Classroom Literacy Block Content for Lower-Performing First Graders: Are There Differential Instruction Effects on Gains for Language Minority Students?
Holleman, Elizabeth A.
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The present study examines the relationships between classroom literacy instruction activities and lower-performing students' reading and language gains over their first-grade year. Data from N = 94 students (approximately half of whom are language minority learners) from 28 classrooms in 11 schools were used for analyses. Three-level model results showed that lower skilled language minority (LM) students generally exhibited more growth than their lower skilled non-LM peers, and that classroom instruction effects on student growth depended on LM status. In particular, lower performing LM children appeared to benefit from increased vocabulary and comprehension instruction time, whereas their non-LM peers yielded higher gains when their teachers provided increased oral language, word study, and text reading instruction time. Future research might investigate optimal differentiated instruction for these two groups of at-risk students.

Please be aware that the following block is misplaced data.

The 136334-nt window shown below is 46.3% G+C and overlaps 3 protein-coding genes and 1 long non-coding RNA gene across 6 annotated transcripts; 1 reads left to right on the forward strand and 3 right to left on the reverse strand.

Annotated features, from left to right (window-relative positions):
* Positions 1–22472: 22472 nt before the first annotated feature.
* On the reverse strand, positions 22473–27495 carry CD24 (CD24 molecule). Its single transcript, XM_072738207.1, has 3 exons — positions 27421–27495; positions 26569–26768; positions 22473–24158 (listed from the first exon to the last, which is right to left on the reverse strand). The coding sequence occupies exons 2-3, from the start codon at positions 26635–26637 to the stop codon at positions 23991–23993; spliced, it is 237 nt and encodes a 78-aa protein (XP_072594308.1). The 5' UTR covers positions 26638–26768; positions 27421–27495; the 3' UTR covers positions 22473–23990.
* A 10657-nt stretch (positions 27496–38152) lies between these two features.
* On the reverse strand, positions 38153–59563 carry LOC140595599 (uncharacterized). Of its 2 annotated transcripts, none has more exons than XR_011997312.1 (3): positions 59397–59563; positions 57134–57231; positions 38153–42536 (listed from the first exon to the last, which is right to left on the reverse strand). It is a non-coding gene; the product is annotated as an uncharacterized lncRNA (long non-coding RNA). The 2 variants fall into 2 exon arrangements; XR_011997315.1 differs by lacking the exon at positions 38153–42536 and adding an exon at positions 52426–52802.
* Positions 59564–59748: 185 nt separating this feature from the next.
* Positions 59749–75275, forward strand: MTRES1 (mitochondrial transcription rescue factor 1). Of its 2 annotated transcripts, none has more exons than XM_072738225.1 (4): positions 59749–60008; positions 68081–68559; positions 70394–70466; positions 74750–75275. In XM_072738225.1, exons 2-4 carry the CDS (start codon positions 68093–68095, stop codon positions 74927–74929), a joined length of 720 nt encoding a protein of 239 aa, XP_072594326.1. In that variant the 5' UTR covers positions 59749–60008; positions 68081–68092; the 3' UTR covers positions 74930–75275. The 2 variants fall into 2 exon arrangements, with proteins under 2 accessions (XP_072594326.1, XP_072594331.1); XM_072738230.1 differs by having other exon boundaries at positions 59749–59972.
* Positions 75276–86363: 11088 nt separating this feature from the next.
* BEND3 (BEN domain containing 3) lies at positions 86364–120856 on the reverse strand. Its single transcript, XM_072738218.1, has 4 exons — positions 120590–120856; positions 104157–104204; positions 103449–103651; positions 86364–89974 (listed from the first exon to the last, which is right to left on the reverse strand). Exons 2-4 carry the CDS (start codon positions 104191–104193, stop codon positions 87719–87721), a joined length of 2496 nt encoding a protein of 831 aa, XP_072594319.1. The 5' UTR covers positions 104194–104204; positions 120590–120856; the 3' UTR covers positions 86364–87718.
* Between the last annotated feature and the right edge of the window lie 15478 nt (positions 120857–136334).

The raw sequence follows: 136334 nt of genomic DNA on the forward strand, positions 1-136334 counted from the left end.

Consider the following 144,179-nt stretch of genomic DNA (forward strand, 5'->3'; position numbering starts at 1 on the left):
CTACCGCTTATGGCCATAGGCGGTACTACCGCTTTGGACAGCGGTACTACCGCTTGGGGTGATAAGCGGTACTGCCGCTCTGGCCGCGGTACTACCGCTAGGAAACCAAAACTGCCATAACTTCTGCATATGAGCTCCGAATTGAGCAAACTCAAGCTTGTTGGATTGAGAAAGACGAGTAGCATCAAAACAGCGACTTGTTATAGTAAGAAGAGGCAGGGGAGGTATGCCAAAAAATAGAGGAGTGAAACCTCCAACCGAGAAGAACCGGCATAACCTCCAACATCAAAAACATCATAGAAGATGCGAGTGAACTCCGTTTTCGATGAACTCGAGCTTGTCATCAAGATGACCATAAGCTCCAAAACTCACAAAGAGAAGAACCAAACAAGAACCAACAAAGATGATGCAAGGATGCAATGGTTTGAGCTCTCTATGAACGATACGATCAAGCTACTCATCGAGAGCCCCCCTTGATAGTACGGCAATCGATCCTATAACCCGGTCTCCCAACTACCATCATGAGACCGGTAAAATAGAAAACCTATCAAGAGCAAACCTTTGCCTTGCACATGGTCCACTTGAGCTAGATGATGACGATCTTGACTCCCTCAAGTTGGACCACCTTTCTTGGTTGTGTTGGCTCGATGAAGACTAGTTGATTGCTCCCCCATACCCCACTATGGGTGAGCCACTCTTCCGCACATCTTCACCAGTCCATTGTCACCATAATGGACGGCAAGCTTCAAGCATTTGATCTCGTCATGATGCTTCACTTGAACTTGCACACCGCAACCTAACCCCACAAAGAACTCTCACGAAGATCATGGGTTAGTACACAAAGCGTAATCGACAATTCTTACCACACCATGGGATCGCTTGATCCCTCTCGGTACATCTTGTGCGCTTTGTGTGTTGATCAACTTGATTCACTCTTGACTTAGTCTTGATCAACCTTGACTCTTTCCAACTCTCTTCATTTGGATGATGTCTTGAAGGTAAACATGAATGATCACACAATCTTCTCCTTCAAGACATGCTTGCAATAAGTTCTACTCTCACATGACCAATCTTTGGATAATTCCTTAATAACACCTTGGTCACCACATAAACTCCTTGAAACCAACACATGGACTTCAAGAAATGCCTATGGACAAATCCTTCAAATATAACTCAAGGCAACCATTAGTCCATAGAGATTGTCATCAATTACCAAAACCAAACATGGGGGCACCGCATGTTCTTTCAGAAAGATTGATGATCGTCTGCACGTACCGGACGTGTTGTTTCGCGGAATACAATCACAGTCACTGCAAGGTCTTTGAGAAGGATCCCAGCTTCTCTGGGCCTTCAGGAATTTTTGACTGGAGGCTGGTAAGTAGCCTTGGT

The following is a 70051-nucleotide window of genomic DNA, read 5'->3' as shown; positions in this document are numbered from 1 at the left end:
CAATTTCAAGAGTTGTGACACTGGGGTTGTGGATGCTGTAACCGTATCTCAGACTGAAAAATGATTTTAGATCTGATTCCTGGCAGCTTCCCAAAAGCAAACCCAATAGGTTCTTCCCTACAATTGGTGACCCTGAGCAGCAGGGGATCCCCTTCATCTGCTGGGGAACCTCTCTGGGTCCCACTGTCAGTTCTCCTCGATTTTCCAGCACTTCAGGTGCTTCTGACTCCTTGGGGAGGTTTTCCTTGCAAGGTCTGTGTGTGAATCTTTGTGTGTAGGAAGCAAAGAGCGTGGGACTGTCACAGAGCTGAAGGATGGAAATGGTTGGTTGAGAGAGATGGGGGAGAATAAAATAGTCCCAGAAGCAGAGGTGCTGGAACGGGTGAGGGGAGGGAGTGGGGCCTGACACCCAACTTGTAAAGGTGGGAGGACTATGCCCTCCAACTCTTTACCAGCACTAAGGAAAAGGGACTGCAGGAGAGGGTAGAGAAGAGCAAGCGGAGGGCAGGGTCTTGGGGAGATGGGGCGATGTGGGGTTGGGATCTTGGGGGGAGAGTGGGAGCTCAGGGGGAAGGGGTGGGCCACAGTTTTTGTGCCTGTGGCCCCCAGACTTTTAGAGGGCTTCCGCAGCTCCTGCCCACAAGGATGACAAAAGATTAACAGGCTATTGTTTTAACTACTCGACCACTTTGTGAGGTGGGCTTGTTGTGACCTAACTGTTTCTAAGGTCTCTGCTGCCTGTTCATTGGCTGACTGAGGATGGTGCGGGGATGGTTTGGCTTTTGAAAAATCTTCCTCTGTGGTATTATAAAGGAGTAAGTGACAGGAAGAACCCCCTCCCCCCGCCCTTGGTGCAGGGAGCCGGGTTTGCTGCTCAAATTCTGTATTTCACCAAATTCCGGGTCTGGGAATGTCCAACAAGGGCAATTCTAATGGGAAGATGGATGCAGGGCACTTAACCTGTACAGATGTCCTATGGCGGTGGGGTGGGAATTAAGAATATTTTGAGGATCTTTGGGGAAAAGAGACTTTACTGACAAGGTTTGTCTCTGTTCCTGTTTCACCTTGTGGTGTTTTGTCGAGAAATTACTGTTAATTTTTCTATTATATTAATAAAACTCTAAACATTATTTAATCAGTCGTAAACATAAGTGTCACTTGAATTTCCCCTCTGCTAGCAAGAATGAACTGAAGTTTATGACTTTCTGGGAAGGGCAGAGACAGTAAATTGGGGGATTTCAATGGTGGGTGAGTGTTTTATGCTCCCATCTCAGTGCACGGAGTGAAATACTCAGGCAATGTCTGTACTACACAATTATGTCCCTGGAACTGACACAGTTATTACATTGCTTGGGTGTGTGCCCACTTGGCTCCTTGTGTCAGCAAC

- Education - Seattle